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In the first part of director Joe May's silent Indian epic, a scheming maharajah (Conrad Veidt) sends a mystical yogi (Bernhard Goetzke) to Europe to fetch a celebrated architect and engage him on a ghoulish commission: building a tomb for the maharajah's adulterous, still-living wife.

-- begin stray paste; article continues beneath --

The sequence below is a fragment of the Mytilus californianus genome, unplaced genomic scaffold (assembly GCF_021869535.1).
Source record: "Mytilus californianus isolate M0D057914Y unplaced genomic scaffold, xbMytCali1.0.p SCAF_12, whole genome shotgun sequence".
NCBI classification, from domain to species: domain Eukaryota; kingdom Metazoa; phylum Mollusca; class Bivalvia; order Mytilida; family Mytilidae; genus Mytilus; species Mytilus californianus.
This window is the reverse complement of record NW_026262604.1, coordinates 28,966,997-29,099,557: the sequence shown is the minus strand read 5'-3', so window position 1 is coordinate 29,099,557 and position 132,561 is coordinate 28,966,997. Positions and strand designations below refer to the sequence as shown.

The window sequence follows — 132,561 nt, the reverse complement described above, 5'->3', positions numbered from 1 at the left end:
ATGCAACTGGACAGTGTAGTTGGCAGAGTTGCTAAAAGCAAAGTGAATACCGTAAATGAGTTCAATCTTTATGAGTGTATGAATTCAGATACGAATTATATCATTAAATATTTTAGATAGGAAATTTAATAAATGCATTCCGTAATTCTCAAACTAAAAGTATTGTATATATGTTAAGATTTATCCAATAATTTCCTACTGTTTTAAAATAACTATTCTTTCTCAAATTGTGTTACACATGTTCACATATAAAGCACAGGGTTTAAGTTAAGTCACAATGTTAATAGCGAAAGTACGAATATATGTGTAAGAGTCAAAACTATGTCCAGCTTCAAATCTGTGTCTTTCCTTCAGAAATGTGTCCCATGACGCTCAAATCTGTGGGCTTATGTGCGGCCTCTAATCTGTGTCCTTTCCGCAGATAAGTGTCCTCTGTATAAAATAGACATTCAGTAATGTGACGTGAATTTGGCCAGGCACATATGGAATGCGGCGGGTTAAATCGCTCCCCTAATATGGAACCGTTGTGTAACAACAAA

Full of scheming maharajahs, magnificent palaces, ferocious tigers, erotica, adultery and revenge, this Weimar-era Orientalist adventure-fantasy spectacle was one of the first German films to be set in India (though it was shot in Berlin, with white actors in blackface and turbans and tigers borrowed from the zoo). An Indian maharajah (Conrad Veidt) orders a yogi (Bernhard Goetzke) to bring a European architect to his kingdom to build a tomb for his queen, Princess Savitri (Erna Morena) — even though she's not dead yet. Rather, the adulterous consort is having an affair with a British officer, and the maharajah plans revenge by entombing her alive and chucking her lover into a handy tiger pit. Featuring inventive special effects and compelling performances by Veidt and Goetzke, this lavish epic was scripted by Thea von Harbou and her then husband Fritz Lang from von Harbou's novel; Lang himself would direct the colour remake of the diptych on his return to Germany nearly four decades later.